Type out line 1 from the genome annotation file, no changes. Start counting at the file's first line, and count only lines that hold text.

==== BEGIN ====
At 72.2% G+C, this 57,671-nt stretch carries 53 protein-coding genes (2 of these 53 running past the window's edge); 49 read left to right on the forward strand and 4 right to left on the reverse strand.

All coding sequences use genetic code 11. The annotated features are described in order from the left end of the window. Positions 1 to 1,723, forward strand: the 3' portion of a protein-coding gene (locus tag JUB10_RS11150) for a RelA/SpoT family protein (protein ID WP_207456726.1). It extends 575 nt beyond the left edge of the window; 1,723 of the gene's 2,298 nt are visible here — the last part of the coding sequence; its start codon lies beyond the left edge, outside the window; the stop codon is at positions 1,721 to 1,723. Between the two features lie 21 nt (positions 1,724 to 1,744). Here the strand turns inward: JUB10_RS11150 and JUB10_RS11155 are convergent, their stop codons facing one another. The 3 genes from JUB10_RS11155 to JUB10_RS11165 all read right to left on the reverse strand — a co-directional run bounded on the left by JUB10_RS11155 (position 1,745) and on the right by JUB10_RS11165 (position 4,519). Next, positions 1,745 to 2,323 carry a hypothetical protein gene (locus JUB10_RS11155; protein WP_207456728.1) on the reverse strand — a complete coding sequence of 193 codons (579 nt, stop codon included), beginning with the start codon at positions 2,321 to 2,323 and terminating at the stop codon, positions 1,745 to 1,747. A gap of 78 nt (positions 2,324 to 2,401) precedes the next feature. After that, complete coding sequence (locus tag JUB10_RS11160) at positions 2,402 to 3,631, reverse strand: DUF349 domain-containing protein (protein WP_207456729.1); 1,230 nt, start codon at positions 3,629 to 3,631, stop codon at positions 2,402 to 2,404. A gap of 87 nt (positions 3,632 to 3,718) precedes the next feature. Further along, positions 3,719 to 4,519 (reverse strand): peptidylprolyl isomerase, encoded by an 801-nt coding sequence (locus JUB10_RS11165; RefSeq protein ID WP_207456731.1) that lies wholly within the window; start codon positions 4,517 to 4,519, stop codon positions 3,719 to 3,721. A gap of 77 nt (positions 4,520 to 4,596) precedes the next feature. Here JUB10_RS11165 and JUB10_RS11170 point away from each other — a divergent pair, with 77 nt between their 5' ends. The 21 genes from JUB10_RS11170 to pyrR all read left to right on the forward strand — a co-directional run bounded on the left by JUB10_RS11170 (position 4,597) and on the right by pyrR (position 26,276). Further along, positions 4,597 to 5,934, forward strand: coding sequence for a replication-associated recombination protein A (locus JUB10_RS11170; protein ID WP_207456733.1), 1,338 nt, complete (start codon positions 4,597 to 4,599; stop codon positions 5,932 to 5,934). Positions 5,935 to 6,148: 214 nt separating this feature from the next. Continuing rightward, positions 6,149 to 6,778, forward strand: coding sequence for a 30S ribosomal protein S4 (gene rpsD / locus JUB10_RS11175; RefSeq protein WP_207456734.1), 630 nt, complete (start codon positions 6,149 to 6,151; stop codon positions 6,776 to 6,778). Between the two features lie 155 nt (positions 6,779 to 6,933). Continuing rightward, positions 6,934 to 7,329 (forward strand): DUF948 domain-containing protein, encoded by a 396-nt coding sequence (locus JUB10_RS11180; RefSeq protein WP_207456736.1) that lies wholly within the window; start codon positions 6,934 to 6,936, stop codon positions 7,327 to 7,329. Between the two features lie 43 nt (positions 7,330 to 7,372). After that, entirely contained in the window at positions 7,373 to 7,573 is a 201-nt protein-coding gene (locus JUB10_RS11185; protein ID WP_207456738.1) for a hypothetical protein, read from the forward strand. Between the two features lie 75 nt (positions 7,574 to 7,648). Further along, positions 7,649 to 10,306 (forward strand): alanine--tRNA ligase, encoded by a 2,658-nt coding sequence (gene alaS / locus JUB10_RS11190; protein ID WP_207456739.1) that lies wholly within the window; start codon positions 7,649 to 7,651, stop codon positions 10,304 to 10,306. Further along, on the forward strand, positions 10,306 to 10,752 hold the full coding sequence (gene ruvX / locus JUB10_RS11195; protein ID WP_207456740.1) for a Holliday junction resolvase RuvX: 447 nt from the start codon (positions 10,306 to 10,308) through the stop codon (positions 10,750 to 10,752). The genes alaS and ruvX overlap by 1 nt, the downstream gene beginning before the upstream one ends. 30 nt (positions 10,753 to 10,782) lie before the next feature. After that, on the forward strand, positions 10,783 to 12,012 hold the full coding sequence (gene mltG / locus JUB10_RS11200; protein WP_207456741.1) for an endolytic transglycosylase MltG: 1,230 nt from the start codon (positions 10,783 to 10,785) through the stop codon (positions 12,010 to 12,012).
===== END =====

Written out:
At 72.2% G+C, this 57,671-nt stretch carries 53 protein-coding genes (2 of these 53 running past the window's edge); 49 read left to right on the forward strand and 4 right to left on the reverse strand.